A German bishop has blasted “some” Catholics’ “obsession” with the Eucharist, given the complaints of a small minority of the faithful over not being permitted to attend Masses during the COVID-19 lockdowns.

– Mass-fixated Catholics act “as if there were nothing else”

Judging by their reactions to coronavirus-related bans on public worship, “the Eucharist is overrated” in the minds of “some believers”, Bishop of Hildesheim Heiner Wilmer denounced April 12 to Deutschlandfunk, as German Catholic news agency KNA reports.

Catholics bitter about being deprived of the Mass during the COVID-19 pandemic act “as if there were nothing else” in the Church’s tradition to satisfy them, Wilmer complained.

Not to mention their grievances about supposed limits to religious freedom, which the bishop admitted haven’t impacted him since the “real renunciation” for him in the time of COVID-19 has been “giving up on community”.

“We have always had times in the history of Christianity when there were people who were unable to attend Holy Mass or receive Communion. It has always been like this. But faith hasn’t collapsed because of that”, the bishop recalled.

He added that in his view catastrophic thinking on the part of Catholics is an exaggerated reaction to the virus crisis.

– “Of course [Mass] is important, but Vatican II says that the Lord is present also in the Scriptures”

Also on the subject of the Eucharist during COVID-19, Wilmer affirmed that it’s not necessary for every priest to broadcast his Eucharist online, since the faithful have enough Masses already on diocesan channels.

“It cannot be that we’re obsessed only with the Eucharist!”, the prelate deplored, lamenting “how impoverished we are” with the “fixation” on the Eucharist that leads Catholics down a “narrow path”.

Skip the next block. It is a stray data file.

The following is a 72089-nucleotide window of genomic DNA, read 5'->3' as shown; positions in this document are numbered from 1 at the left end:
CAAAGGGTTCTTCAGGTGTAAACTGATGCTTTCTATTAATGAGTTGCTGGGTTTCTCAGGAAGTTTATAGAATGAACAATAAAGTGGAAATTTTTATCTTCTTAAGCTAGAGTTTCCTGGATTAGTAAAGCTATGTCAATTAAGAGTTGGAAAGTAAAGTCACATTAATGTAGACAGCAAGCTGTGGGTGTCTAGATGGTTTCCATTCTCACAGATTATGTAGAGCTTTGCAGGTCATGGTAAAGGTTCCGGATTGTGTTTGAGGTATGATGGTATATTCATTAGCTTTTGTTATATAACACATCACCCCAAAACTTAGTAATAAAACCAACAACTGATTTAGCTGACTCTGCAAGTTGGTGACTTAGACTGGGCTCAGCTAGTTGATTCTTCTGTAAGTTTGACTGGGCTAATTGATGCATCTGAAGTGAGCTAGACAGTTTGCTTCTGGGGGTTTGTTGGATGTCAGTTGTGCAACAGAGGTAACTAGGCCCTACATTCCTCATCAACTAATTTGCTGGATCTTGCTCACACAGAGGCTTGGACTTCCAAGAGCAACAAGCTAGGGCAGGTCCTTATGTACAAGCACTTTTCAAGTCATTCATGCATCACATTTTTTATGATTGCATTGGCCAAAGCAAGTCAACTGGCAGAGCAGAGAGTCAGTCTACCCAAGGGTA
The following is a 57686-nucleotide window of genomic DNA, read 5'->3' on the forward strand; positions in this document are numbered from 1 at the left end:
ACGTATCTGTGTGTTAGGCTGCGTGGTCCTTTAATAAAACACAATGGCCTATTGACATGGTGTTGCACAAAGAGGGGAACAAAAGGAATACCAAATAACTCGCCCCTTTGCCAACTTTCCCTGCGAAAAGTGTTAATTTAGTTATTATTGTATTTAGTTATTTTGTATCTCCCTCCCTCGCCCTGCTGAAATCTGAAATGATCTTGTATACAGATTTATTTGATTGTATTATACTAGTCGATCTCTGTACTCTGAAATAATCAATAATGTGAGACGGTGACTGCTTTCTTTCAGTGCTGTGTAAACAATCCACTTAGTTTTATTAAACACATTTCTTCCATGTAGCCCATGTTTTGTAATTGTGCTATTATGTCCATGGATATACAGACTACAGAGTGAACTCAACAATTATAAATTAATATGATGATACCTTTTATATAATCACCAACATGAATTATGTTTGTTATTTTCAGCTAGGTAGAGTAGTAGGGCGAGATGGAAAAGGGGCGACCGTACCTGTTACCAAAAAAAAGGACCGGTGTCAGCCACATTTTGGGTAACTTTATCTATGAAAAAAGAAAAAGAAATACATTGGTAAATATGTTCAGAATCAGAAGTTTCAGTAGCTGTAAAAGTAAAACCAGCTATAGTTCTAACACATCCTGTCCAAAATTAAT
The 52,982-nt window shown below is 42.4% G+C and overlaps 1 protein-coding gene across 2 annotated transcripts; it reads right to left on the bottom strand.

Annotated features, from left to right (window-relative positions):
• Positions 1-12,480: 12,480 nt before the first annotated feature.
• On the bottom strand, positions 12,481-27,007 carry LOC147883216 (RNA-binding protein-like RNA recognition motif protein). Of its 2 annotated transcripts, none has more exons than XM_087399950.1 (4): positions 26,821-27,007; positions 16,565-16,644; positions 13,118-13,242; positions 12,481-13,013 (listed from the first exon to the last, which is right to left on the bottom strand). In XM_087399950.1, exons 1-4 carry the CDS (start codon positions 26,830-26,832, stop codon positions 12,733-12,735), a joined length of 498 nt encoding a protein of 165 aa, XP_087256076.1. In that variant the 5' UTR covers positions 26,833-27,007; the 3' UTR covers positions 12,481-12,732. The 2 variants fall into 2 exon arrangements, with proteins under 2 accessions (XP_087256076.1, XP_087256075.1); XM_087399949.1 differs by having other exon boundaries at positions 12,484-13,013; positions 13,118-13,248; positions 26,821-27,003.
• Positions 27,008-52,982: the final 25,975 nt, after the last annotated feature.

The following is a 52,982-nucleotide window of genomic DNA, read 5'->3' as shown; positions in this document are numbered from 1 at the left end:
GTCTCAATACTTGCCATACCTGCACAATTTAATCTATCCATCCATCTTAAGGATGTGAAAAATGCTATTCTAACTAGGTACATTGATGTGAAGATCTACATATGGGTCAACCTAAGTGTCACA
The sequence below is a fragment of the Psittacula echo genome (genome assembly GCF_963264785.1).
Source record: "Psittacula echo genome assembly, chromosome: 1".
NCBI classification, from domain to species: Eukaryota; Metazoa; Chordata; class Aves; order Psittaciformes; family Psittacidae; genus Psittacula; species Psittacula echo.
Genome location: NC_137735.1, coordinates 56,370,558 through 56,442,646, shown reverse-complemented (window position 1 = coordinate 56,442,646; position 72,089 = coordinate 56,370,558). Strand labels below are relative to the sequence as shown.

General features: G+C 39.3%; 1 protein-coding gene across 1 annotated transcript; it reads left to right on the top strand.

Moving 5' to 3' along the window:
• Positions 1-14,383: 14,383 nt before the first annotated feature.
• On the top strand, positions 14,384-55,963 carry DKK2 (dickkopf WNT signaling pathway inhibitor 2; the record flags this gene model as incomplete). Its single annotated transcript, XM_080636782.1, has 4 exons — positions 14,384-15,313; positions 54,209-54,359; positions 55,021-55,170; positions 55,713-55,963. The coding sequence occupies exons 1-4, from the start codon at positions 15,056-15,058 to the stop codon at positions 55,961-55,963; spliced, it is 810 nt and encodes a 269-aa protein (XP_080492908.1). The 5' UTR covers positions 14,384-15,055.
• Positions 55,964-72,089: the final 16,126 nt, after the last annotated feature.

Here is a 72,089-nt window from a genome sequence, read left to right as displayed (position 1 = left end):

“Of course [Mass] is important, but the Second Vatican Council says that the Lord is present not only in the Eucharist but also in the Scriptures, reading the Bible, and we must take seriously the word of Jesus ‘where two or three in my name are gathered, there I am among them’. We can also meet via the Internet… to do this”, Wilmer urged.

– “We have imprisoned God in a box”

With respect to the response of Catholics to COVID-19 more broadly, Wilmer warned that the worst thing for the faithful to do would be to rely only on unthinking belief and to see in the pandemic a divine message to be fought with “holy water and other practices beyond reason”.

God’s ways are beyond our understanding, the bishop insisted, despite the fact that, in his opinion, in the Church “we have imprisoned God in a box, tied a bow around it and and now think: ‘We have it, that’s how he is'”.

But God remains a mystery, Wilmer said, stressing that “he’s not someone we can appease with victims, someone we could magically dominate, someone we could push into a certain corner”.

– “Empty churches give us a foretaste of a future that may not be so far away”

Lessons for worship and theology apart, Wilmer said the coronavirus also holds insight for the Church in terms of its evangelisation and its exercise of power.

“The empty churches we have now give us a foretaste of a future that may not be so far away”, the bishop warned with regard to the creeping secularisation in Germany and other places.

Now, during the pandemic, we see images of deserted churches that “reflect something that we definitely have to deal with faster than we now want to admit”, Wilmer added with regard to the exodus of the faithful from the pews.

For the prelate, too, the COVID-19 outbreak is showing that the Church must overcome its “monarchical tendencies”.

People are not interested in the question of who has power, but who is connected to their experiences, Wilmer affirmed, suggesting in that sense that institutional controls be introduced to limit power in the Church.

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PhD in ancient Jewish/Christian history and philosophy. University ethics lecturer with 4 years' experience in religion journalism.